Friday, October 5, 2007

Boutique/Small Cruise Ships, Pros & Cons

Boutique and small cruise ships give you a much different vacation experience than the large resort ships.

Passenger amount = up to 500

If you're thinking of going small, here are some of the pros and cons of these ships:

Advantages to Cruising on Small/Boutique Ships

  • They're cozy, more like "small inns" than giant resorts.
  • It's easy to find your way around.
  • They often have an open bridge policy, which means you can head up to the navigational bridge most times of the day to see what's going on.
  • They usually provide open seating in the dining room, so you're not assigned to certain tables.
  • Small ships can go to smaller and more off-beat ports, which larger ships are too big to visit (this means less crowded and touristy ports).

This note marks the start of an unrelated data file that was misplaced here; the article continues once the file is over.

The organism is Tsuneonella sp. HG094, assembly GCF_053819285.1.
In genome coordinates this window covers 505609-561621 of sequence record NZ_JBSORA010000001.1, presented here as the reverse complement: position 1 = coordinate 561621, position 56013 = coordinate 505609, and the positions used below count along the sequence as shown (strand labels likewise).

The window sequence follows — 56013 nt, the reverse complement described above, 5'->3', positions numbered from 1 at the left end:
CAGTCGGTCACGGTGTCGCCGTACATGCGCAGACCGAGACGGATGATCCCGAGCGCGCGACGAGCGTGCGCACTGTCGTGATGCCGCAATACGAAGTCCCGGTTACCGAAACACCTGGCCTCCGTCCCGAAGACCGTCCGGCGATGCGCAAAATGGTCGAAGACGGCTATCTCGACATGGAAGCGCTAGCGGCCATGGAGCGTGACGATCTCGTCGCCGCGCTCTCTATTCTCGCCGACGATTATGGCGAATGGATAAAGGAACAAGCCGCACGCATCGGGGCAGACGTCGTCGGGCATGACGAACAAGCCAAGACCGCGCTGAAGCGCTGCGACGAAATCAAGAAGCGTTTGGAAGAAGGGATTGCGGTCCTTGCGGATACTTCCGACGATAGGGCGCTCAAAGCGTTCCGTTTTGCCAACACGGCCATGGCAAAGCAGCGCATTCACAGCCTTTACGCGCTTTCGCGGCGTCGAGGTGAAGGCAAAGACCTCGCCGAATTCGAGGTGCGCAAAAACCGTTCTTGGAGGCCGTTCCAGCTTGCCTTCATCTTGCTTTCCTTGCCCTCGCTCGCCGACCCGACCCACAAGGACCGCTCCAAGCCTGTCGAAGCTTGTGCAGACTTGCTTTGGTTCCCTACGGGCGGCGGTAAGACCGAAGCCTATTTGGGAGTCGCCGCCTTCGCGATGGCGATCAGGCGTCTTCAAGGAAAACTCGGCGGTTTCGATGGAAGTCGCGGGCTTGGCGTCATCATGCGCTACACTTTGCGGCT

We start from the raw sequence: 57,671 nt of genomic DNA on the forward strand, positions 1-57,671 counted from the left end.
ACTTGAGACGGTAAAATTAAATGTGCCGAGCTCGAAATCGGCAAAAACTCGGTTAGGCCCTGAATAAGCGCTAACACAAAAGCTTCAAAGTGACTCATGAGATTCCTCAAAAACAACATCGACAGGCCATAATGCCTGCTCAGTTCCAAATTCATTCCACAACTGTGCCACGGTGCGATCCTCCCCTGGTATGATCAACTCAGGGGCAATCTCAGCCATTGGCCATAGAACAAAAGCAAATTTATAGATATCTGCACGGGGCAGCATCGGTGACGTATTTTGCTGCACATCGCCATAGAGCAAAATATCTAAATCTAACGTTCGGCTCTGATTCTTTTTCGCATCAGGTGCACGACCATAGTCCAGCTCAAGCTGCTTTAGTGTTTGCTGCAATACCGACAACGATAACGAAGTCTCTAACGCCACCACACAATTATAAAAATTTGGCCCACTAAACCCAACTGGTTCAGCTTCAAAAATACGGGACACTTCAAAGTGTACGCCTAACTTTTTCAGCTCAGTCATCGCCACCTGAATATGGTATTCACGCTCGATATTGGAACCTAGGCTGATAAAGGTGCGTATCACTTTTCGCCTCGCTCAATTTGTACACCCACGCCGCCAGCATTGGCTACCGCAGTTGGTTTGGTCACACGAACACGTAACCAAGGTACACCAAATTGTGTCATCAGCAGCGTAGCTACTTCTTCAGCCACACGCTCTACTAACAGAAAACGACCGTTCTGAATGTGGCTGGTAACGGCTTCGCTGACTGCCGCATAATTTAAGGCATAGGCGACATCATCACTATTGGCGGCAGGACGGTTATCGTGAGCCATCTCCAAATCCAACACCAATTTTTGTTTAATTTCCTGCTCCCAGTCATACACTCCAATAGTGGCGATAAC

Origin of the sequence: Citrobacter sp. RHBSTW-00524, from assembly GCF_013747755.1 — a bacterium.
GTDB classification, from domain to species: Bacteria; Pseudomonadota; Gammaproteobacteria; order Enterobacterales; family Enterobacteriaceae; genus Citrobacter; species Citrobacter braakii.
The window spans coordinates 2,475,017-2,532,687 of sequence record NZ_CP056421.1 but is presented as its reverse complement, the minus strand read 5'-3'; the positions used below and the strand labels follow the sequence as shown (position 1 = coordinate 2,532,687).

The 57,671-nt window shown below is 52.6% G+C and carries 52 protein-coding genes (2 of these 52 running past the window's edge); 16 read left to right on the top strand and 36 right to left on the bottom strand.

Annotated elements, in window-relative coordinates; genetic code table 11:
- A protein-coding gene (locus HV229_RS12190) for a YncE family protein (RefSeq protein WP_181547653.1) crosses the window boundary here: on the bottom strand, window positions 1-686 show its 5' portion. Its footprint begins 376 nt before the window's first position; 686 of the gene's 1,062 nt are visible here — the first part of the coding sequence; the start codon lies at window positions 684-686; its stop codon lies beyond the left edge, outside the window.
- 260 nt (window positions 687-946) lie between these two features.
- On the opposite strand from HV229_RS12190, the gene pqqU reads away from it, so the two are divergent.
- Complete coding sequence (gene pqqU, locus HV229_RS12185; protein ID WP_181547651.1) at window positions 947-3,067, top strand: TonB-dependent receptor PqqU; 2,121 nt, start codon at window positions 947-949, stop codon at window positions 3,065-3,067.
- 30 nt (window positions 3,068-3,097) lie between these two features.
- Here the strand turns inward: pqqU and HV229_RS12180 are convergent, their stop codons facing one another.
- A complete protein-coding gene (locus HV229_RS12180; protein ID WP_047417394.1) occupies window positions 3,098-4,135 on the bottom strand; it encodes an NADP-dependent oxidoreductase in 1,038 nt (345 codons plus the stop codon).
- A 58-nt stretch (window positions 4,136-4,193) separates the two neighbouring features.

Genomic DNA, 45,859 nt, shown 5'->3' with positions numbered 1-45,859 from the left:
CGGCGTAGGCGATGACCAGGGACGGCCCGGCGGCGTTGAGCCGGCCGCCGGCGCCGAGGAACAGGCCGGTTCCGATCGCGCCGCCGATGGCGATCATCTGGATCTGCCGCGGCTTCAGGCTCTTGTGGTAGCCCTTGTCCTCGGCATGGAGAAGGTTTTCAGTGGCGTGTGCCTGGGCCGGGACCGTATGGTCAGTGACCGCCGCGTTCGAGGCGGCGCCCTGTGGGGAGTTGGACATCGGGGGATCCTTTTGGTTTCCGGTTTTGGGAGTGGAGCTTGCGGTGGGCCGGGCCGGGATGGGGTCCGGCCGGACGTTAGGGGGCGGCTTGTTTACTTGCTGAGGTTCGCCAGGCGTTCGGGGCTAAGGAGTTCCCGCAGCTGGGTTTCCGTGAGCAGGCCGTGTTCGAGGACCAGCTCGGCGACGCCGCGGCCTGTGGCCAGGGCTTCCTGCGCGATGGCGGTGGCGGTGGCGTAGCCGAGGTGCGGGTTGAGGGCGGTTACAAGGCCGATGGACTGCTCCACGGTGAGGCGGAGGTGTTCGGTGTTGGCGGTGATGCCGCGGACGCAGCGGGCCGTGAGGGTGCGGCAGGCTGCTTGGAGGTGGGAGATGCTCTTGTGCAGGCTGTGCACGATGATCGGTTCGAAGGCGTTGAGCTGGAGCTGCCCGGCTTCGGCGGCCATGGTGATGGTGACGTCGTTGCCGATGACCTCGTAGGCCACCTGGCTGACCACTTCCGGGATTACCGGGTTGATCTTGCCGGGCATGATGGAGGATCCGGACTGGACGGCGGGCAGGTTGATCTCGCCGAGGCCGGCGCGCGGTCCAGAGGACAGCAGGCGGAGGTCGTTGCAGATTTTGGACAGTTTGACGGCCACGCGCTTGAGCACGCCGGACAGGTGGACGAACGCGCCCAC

• When the ship anchors, you don't have to deal with huge lines of people waiting to be tendered ashore.
  • These ships often offer better, fresher foods that are cooked to individual standards.
  • You'll find no or almost no ship-wide announcements disturbing your peace.
Disadvantages of Boutique/Small Cruise Ships
  • Since they have less bulk, they don't sail as well in open seas in poor weather conditions.
  • They have fewer public rooms and open spaces than large resort ships, so there are fewer options for entertainment.
As you can see, the pros generally outweigh the cons when it comes to small cruise ships, so if you're looking to avoid the mainstream, you may want to consider booking passage on one of these for your cruise vacation!

Source: Complete Guide to Cruising & Cruise Ships

Head back to "What Cruise Ship Is Best for You" for information on other size ships.

No comments: